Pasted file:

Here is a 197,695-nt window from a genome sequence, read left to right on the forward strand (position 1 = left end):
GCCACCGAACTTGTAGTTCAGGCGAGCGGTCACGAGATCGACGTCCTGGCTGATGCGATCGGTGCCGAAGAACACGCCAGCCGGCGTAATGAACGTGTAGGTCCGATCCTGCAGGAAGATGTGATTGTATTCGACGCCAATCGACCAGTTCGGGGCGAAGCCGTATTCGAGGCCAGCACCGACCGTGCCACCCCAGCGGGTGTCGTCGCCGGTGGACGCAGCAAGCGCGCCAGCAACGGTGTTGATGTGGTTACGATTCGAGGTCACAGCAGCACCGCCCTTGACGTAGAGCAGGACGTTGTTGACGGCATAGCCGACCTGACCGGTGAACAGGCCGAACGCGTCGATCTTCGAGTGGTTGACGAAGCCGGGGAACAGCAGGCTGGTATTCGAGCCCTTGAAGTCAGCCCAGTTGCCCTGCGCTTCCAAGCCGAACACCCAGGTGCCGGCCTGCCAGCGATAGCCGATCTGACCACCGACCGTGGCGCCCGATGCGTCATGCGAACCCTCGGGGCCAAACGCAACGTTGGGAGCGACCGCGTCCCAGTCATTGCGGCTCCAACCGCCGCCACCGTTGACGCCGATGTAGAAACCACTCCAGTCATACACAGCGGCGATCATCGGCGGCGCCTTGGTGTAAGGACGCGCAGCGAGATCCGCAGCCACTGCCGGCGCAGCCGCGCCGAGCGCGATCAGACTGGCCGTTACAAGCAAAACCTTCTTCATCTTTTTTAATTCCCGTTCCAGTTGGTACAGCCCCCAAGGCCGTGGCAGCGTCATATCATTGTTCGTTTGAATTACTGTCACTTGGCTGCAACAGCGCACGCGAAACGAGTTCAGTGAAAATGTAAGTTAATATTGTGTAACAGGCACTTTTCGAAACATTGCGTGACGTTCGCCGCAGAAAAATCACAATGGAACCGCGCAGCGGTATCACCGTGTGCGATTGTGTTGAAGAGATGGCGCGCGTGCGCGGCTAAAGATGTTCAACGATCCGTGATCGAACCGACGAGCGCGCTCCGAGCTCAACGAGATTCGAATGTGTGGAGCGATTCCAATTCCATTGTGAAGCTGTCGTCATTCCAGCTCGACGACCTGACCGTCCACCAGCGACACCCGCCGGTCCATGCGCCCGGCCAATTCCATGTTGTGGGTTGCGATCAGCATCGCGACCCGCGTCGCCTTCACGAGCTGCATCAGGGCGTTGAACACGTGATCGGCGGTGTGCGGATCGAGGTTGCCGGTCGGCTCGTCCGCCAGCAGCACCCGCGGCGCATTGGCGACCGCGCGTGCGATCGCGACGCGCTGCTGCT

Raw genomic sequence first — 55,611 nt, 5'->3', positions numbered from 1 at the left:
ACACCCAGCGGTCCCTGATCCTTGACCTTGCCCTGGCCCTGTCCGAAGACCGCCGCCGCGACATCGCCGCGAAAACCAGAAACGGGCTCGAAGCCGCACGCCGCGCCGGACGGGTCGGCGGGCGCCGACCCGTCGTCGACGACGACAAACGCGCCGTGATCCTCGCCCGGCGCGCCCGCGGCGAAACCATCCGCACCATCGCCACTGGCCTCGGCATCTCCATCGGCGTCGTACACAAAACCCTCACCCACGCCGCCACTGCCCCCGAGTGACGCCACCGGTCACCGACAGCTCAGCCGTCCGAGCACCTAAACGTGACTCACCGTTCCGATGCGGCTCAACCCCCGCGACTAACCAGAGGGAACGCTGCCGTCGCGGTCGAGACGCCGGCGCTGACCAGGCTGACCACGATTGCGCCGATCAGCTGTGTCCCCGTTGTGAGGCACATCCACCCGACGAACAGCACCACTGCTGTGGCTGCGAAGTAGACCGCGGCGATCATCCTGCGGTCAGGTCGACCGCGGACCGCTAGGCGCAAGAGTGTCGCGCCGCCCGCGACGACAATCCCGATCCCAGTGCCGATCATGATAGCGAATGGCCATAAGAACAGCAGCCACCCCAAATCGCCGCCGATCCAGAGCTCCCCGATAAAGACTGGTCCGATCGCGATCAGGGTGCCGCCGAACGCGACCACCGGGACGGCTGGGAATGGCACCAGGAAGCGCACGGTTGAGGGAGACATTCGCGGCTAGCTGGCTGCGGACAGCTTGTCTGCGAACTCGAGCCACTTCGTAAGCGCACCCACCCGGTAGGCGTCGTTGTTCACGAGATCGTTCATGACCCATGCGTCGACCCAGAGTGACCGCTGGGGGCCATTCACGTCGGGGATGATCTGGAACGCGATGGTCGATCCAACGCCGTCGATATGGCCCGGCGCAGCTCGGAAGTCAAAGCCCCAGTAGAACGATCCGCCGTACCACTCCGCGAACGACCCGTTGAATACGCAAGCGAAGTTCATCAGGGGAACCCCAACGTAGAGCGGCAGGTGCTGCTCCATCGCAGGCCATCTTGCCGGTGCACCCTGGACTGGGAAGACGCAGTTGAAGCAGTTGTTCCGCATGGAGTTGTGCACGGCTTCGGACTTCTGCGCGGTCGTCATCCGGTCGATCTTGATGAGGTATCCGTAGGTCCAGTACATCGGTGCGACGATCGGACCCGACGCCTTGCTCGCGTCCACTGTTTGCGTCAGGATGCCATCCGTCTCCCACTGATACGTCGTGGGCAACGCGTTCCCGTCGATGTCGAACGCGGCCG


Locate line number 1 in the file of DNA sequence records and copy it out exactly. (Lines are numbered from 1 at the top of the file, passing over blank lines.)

Here is a 197,695-nt window from a genome sequence, read left to right on the forward strand (position 1 = left end):